In the fortnight beginning August 12, the rupee depreciated 12 per cent against the US dollar. That is quite steep. It made headlines; I got phone calls from friends asking what was going to happen to their country. No doubt, the prime minister got similar frantic calls. He rose from his seat and made a statement in the Lower House of Parliament on August 30. That does not solve the crisis, but we do have an opportunity to share the government’s understanding of it.
Ben S. Bernanke, chairman of Federal Reserve, gave testimony before the economic committee of the US Congress on May 22. According to him, the US economy needed stimulus because the rates of unemployment and underemployment were too high. Interest rates could not be lowered because they were already close to zero and could not be reduced further (Japan, faced with the same situation, has chosen to turn real interest rates negative by engineering inflation). So the only instruments available were the fiscal balance and money supply. Fiscal balance was under the control of Congress, which was intent on reducing the deficit — just the opposite of what the macroeconomic situation called for. That left only one other instrument, namely money supply. The Federal Open Market Committee (which Bernanke chairs) decided in September 2012 to expand it every month by purchasing $40 billion of government securities and $45 billion of mortgage-backed securities. Bernanke was aware that excessive money supply could lead to financial instability: financial firms that found they could earn little from government securities might be tempted to take on more credit risk, duration risk or leverage than was safe (as they did in 2008-09). So the purchases would be discontinued as soon as macroeconomic conditions improved.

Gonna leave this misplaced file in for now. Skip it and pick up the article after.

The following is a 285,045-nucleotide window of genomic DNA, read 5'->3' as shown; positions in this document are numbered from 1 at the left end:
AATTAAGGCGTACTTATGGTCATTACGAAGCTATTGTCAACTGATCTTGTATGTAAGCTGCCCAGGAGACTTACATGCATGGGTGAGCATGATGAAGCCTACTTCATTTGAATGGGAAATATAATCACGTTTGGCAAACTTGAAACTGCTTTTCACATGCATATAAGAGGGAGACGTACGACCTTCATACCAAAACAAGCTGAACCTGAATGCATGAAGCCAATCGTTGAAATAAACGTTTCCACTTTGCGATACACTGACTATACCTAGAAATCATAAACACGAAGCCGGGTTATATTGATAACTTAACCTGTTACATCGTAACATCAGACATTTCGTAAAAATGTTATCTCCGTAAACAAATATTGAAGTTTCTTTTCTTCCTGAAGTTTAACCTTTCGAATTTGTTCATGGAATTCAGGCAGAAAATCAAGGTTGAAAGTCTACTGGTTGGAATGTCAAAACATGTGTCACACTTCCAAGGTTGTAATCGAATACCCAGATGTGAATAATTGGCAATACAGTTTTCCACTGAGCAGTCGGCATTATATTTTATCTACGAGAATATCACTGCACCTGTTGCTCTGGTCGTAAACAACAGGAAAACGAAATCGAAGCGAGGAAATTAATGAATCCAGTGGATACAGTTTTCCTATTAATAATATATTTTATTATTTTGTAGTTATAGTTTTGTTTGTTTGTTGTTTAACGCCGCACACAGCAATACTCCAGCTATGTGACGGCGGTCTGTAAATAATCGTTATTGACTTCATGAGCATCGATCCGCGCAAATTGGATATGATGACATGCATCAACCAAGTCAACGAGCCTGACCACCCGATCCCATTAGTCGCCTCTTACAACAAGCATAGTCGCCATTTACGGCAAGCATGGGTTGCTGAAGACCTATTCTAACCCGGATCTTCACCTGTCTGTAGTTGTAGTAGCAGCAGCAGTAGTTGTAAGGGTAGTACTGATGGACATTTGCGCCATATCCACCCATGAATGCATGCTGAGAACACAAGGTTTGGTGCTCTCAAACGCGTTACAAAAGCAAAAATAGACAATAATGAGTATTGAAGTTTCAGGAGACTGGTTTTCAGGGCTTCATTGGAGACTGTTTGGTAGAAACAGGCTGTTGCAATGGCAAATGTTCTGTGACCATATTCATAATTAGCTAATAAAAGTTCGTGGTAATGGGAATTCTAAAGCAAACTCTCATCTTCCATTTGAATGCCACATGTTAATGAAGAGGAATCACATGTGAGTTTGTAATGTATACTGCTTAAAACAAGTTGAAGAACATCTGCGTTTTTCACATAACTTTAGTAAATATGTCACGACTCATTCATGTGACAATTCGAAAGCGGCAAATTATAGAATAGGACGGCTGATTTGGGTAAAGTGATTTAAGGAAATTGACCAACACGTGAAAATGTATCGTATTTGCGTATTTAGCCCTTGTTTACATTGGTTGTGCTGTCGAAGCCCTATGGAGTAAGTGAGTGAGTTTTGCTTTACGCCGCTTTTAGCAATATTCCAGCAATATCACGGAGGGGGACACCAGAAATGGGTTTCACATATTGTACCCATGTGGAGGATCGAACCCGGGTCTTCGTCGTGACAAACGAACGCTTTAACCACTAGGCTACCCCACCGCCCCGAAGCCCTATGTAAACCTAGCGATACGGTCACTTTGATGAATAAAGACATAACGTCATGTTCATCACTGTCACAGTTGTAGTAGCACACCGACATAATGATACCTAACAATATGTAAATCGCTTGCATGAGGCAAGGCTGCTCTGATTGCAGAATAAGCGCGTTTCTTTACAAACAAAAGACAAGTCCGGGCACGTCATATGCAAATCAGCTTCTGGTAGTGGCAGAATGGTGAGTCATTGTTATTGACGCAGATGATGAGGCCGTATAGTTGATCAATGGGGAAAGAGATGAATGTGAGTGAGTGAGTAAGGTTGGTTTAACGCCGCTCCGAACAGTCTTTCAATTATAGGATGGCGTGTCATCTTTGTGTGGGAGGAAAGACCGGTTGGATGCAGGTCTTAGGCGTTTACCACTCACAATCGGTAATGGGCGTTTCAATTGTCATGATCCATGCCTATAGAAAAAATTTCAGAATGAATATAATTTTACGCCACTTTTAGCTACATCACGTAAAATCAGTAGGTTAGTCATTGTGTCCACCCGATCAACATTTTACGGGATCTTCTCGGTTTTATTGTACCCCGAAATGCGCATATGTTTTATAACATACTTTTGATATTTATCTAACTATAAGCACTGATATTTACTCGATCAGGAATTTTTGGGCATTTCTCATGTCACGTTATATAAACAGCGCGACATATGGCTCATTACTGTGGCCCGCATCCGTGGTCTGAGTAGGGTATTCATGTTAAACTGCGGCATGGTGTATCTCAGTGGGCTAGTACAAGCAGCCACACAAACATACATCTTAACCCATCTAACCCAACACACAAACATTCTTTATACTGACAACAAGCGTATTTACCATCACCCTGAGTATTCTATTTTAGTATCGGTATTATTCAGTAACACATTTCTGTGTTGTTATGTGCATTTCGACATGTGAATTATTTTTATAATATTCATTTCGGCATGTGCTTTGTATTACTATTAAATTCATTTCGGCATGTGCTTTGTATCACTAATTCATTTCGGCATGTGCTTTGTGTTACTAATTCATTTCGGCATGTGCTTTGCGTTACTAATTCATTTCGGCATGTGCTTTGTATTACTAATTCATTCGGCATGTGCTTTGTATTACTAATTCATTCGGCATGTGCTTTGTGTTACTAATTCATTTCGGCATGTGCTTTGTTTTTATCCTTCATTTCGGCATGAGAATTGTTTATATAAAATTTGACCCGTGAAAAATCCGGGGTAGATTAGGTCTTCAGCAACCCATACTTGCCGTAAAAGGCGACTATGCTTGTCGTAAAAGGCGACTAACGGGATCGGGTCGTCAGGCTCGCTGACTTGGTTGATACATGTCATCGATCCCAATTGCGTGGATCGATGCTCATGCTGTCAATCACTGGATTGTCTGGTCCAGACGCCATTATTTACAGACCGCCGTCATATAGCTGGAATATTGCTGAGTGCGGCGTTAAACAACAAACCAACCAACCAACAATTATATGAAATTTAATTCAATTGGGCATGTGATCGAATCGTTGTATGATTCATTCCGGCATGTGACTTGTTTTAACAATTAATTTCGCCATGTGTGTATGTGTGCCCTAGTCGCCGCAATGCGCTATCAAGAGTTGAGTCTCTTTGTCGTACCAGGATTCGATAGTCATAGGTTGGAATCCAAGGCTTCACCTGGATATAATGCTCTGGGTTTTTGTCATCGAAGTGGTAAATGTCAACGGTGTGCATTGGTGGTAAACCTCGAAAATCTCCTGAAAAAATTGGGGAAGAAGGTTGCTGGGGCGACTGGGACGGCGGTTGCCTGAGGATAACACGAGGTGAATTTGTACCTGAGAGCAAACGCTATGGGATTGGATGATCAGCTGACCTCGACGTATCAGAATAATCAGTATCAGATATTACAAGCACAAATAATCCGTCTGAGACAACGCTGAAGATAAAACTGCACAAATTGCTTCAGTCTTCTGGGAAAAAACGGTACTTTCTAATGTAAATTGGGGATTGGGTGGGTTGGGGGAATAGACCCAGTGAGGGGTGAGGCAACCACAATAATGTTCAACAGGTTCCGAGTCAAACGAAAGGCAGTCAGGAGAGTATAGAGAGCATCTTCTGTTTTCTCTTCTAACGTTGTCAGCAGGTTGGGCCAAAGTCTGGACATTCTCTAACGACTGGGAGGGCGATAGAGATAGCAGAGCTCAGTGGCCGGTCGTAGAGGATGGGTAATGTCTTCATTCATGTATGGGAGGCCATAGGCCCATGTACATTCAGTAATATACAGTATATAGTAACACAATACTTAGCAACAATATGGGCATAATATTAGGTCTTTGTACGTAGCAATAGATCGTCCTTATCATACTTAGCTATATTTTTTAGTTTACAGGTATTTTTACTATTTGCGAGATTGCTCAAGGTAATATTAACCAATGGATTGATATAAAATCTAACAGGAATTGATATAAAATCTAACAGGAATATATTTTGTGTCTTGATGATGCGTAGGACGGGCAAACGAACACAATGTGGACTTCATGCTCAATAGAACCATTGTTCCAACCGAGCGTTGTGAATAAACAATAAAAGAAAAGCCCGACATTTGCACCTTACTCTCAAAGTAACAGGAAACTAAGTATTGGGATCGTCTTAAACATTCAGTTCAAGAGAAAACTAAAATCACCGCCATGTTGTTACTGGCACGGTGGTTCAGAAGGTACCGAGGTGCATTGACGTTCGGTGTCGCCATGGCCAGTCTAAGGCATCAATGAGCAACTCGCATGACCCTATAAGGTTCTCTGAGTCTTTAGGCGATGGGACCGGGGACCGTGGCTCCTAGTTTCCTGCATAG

The purchases have had two effects: they have kept US interest rates low, and they have put cash in the balance sheets of US financial firms. They have used it to buy other assets, including Indian bonds and shares. The end of the stimulus, when it comes, is likely to have the opposite effect: it would end the purchases of such securities. That could lead to a slump in the prices of Indian stocks and bonds.
So it has. The prime minister, in his speech to Parliament, blamed a certain statement emanating from “the US central bank” last May — obviously, Bernanke’s testimony to US Congress. The policy of monetary expansion that the Federal Reserve introduced in August 2010 and Bernanke explained to FOMC last May continues unchanged till today. He told the FOMC that he would stop injecting money into the eco-nomy once unemployment was brought down. But it is only creeping down; the day when the stimulus would end is far away. The prime minister attributed the fund outflow from India to the fear that this day was nigh; but it is nowhere in sight. I think the PM’s logic is weak.
For one thing, if flow of funds from other countries to the US caused depreciation of their currencies, it should have caused appreciation of the dollar. It did not go up in terms of the currencies of advanced countries; its exchange rate in terms of the euro, Swiss franc, British pound, Japanese yen, Canadian dollar etc has varied no more than 6 per cent from its level at the beginning of May. So there seems to be no flight of funds from everywhere else to the US.